US Pharm. 2015;40(3):1.
One thing I’ve learned during my years in this profession is that pharmacists have strong opinions and are not shy about voicing them. That’s why we feature a poll every month on the U.S. Pharmacist website ( www.uspharmacist.com). Though this poll may not be considered statistically valid by some standards, it does allow us to quickly take the pulse of pharmacy on a number of issues. Over the last half decade, in fact, we have posed some 70 questions to pharmacists visiting the site. The results are immediately tabulated and available so that you can see how your answer stacks up against those of other pharmacists. While space does not allow me to list all the questions, I’ve chosen some I thought would be of interest to most pharmacists.
In 2009, during the “big recession,” we wondered if the slumping economy was having an effect on prescriptions being filled or refilled. The results were basically even: 41% of respondents said prescription fill/refill rates had become a major problem, but 32% responded that these had remained basically the same, and another 19% said that while prescriptions were being filled, they were not being picked up. That same year, we polled pharmacists about where they prefer to get their CE credits. A resounding 60% of poll takers preferred online CEs. (Don’t forget to check out U.S Pharmacist’s monthly online CE lessons.)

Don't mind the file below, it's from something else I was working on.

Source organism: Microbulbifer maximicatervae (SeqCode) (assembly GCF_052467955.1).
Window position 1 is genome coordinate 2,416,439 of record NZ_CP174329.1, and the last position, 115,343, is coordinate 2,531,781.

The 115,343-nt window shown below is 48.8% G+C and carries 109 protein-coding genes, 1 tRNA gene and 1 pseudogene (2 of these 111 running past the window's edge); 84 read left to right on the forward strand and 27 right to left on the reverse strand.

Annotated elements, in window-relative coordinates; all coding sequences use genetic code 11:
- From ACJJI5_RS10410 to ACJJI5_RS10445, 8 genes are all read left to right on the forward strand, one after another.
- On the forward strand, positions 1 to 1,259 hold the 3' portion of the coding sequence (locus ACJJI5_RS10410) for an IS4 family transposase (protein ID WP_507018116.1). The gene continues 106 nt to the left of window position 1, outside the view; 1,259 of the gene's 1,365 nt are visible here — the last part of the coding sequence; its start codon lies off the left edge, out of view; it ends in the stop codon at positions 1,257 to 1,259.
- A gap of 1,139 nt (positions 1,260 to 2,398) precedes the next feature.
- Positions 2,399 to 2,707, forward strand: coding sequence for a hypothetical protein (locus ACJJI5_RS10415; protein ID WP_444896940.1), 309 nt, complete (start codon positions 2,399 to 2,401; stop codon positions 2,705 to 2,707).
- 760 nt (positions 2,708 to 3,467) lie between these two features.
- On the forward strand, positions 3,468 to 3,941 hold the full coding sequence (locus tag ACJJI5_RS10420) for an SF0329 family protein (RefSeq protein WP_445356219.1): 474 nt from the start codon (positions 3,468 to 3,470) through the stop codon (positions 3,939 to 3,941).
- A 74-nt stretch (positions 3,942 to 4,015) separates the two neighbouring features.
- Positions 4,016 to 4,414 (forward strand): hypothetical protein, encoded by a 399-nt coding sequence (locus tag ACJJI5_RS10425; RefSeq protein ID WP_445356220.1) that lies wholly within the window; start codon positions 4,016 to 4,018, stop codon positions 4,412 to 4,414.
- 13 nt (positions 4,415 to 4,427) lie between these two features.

In 2010, before marijuana use was legalized as widely as it is today, pharmacists were split in their responses about whether they supported the use of medical marijuana. Thirty-one percent said, “Yes, but only as an Rx to treat specific illnesses”; 30% said, “Yes, but it should be an OTC regulated like alcohol”; 37% said, “No, it would cause more widespread drug abuse”; and only 2% said they were not sure about their answer. If we asked the same question today, I wonder what the response would be? That same year, we were curious to learn whether pharmacists thought they should follow a dress code. Sixty-eight percent of respondents said, “Yes, a uniform like a white lab coat promotes professionalism”; just slightly more than one-third of the responders said, “No, a professional attitude is more important than appearance”; and 2% were not sure.
It isn’t very often that the results show a landslide on one question, but when we asked retail pharmacists if their pharmacy had been affected by drug shortages, their answers were nearly unanimous, with 96% saying, “Yes, it has been difficult to find appropriate substitutes.”
Responses to some questions took us by surprise. In 2012 we asked pharmacists if they were concerned about counterfeit drugs in their practice, and three-quarters of those who answered said yes. Not unexpectedly, we received a definitive response from pharmacists when we asked if they supported physician dispensing of drugs. Ninety-six percent said, “No, there are too many safety concerns without pharmacist oversight.” Last year, we asked pharmacists if they thought antibiotics were overprescribed. The vast majority (91%) said, “Yes, antibiotic resistance is a major concern.”
Be sure to let your opinions be heard by participating in future U.S. Pharmacist polls. If you have any suggestions for future poll questions, we want to hear from you. Please send your submissions to firstname.lastname@example.org. We are happy to report that the pulse of pharmacists remains strong and the profession is alive and well.